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Articles by this author:

  • Robust scallop season ahead, but poachers feared.
  • At 10:40 p.m., Representative Tim Bishop announced that he was throwing in the towel with 87 percent of the districts reporting.
  • Bishop, Zeldin trade barbs in home stretch.
  • After long deliberations, the East Hampton Town Trustees are on the point of allowing a lessee on trustee-owned property at Lazy Point to move her shoreline house to higher ground.
  • The long drawn-out process by which the Maidstone Club received approval to upgrade and expand the irrigation system on its golf course was concluded on Friday when the East Hampton Village Zoning Board of Appeals announced its satisfaction with 10 conditions it had attached to its approval in July. Two of the conditions required additional submissions.

  • Year-round, unsewered homeowners in Suffolk County are eligible for a lottery to participate in an alternative wastewater treatment pilot program. The county will select 19 winners, who will get a new system installed at no cost, along with five years of free maintenance.

    Nitrogen leaking from aging septic systems is seen as contributing to the deteriorated quality of some town waterways, helping to cause algal blooms that can kill marine life.

  • The long-held plan to improve traffic safety at the intersection of Buell Lane, Route 114, and Toilsome Lane in East Hampton Village took a large step closer to fruition on Monday.
  • A long-awaited public restroom in Amagansett’s business district is moving closer to reality.
  • With the midterm elections 12 days away, Representative Tim Bishop and his challenger, State Senator Lee Zeldin, are locked in what polls indicate is a close contest.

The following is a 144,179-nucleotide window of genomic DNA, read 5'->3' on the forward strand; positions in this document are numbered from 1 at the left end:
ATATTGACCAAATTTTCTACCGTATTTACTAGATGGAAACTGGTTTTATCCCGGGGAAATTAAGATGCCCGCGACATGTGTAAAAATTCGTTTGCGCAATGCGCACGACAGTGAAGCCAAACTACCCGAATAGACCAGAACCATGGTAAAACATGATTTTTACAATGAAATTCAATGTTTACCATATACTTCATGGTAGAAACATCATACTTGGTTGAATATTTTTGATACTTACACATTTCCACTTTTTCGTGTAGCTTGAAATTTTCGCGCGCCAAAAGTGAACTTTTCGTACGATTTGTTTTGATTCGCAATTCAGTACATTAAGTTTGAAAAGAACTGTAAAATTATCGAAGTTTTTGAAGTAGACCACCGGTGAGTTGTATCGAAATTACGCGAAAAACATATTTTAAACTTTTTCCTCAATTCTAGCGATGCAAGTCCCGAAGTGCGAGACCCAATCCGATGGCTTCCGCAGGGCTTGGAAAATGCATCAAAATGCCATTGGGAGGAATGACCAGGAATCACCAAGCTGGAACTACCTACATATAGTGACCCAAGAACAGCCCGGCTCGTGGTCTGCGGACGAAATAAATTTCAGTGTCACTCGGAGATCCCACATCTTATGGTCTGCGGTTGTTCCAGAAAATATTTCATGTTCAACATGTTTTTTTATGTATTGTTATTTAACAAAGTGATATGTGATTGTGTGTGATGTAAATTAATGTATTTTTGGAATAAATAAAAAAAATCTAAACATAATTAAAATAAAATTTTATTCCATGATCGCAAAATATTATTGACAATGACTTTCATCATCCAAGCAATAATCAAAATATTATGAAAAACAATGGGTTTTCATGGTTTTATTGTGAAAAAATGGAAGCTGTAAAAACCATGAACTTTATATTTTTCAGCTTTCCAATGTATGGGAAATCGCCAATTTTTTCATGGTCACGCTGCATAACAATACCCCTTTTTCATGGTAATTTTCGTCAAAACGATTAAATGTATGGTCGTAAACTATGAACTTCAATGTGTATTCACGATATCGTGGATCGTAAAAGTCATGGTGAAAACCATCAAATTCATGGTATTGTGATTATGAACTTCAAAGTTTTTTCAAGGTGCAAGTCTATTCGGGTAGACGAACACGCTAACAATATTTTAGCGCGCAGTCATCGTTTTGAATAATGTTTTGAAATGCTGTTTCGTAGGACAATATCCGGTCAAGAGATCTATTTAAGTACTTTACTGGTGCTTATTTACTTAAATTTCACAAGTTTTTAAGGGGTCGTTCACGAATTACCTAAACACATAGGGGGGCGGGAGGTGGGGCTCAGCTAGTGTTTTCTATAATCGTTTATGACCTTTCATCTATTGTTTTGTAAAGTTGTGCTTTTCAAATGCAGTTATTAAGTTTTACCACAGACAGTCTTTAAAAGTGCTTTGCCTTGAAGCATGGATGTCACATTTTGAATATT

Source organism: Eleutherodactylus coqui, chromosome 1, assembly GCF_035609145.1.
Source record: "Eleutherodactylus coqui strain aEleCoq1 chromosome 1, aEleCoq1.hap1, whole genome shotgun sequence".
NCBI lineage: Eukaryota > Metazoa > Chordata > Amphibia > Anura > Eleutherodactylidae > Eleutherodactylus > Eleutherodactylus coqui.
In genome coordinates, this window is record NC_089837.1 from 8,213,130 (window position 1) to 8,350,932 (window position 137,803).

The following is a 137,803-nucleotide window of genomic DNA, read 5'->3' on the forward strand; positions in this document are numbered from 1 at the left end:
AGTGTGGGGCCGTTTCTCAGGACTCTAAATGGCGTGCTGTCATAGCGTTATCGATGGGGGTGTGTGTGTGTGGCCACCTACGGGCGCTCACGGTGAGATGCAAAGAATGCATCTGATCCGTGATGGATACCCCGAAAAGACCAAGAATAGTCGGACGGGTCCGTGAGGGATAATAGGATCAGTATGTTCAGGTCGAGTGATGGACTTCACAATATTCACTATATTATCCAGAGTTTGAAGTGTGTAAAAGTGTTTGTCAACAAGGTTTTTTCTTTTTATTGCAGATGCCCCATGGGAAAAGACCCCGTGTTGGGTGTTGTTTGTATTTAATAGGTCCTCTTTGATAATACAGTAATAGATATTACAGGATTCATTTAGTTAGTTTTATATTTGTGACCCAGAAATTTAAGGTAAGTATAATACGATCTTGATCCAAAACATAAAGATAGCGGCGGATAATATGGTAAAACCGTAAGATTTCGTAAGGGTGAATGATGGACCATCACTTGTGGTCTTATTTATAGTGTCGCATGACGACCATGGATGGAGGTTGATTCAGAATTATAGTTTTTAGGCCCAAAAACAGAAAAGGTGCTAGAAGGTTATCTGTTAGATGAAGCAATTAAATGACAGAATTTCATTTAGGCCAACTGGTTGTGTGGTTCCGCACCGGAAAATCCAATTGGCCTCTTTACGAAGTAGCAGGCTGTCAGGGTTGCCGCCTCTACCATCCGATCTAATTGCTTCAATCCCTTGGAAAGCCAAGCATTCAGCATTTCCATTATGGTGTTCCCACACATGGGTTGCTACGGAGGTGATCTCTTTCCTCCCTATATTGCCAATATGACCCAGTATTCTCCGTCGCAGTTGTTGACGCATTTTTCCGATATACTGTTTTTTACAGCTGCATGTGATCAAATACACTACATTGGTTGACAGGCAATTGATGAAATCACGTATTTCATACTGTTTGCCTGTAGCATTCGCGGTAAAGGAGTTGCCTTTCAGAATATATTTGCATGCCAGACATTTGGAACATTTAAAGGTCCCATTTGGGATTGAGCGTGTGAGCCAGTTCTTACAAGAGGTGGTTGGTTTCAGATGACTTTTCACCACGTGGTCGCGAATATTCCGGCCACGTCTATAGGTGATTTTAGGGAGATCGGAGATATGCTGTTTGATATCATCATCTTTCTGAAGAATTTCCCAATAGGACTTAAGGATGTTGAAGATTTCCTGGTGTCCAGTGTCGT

A Newsday/News12/Siena poll conducted in September gave Mr. Bishop, a Democrat, a 10-point lead, but a more recent poll released by a conservative group backing Mr. Zeldin, a Republican, called it a dead heat.

  • Describing a summer on the beaches characterized by few serious mishaps, a lack of unruly crowds, and no extreme weather, Ed McDonald, the East Hampton Village beach manager, said, “Dull is good,” as he summarized the season’s activities and revenue at a village board meeting Friday. He noted that no one had drowned and said the Main Beach lifeguards, led by Eric Bramoff, deftly and professionally handled two incidents in which bathers suffered neck injuries.

Blogs by this author:

  • In a sure sign that spring isn't too far off, the Amagansett Chamber of Commerce has named the grand marshal of its seventh annual Am O'Gansett Parade, which will begin at 12:01 p.m. on March 14 and conclude a few minutes later.

    With a theme of "Music is the Message," Michael Clark, who owns Crossroads Music at Amagansett Square, has been named this year's grand marshal. The announcement came at noon on Thursday.

  • Motorists and shoppers may have been confused this month by the ticket-dispensing machines at the entrance to the Reutershan and Barns Schenck parking lots in the East Hampton Village business district. On some days this month, the machines, from which motorists are to take a ticket allowing two hours' parking, were covered and out of service. On other days, they were not.